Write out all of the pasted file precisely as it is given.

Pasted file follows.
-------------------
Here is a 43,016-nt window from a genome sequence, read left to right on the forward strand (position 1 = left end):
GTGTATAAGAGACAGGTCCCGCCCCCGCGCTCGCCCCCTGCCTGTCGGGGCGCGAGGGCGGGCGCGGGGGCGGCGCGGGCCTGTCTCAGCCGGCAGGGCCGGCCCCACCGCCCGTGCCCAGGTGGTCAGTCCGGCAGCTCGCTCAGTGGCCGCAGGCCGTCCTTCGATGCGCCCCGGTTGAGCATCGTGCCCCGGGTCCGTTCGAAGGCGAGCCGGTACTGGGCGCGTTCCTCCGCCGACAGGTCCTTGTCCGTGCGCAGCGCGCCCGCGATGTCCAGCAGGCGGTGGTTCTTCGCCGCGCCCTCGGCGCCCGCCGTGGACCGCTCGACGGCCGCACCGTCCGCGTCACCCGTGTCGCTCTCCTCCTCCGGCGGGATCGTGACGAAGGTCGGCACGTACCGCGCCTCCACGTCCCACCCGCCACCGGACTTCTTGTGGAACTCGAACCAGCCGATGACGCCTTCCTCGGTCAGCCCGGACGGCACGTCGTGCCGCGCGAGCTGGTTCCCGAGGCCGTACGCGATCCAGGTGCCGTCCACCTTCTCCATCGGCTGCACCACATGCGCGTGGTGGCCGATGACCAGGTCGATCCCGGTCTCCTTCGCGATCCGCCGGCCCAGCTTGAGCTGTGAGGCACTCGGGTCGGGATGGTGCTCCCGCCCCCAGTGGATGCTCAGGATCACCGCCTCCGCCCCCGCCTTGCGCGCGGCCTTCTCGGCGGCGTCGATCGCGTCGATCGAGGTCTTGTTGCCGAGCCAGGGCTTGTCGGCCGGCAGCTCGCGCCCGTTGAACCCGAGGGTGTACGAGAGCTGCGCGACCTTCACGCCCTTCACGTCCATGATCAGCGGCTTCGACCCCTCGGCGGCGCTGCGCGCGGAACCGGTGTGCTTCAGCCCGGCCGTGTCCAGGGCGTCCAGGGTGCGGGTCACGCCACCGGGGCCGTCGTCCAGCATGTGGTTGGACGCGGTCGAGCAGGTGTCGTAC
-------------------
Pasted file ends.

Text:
Here is a 43,016-nt window from a genome sequence, read left to right on the forward strand (position 1 = left end):
GTGTATAAGAGACAGGTCCCGCCCCCGCGCTCGCCCCCTGCCTGTCGGGGCGCGAGGGCGGGCGCGGGGGCGGCGCGGGCCTGTCTCAGCCGGCAGGGCCGGCCCCACCGCCCGTGCCCAGGTGGTCAGTCCGGCAGCTCGCTCAGTGGCCGCAGGCCGTCCTTCGATGCGCCCCGGTTGAGCATCGTGCCCCGGGTCCGTTCGAAGGCGAGCCGGTACTGGGCGCGTTCCTCCGCCGACAGGTCCTTGTCCGTGCGCAGCGCGCCCGCGATGTCCAGCAGGCGGTGGTTCTTCGCCGCGCCCTCGGCGCCCGCCGTGGACCGCTCGACGGCCGCACCGTCCGCGTCACCCGTGTCGCTCTCCTCCTCCGGCGGGATCGTGACGAAGGTCGGCACGTACCGCGCCTCCACGTCCCACCCGCCACCGGACTTCTTGTGGAACTCGAACCAGCCGATGACGCCTTCCTCGGTCAGCCCGGACGGCACGTCGTGCCGCGCGAGCTGGTTCCCGAGGCCGTACGCGATCCAGGTGCCGTCCACCTTCTCCATCGGCTGCACCACATGCGCGTGGTGGCCGATGACCAGGTCGATCCCGGTCTCCTTCGCGATCCGCCGGCCCAGCTTGAGCTGTGAGGCACTCGGGTCGGGATGGTGCTCCCGCCCCCAGTGGATGCTCAGGATCACCGCCTCCGCCCCCGCCTTGCGCGCGGCCTTCTCGGCGGCGTCGATCGCGTCGATCGAGGTCTTGTTGCCGAGCCAGGGCTTGTCGGCCGGCAGCTCGCGCCCGTTGAACCCGAGGGTGTACGAGAGCTGCGCGACCTTCACGCCCTTCACGTCCATGATCAGCGGCTTCGACCCCTCGGCGGCGCTGCGCGCGGAACCGGTGTGCTTCAGCCCGGCCGTGTCCAGGGCGTCCAGGGTGCGGGTCACGCCACCGGGGCCGTCGTCCAGCATGTGGTTGGACGCGGTCGAGCAGGTGTCGTAC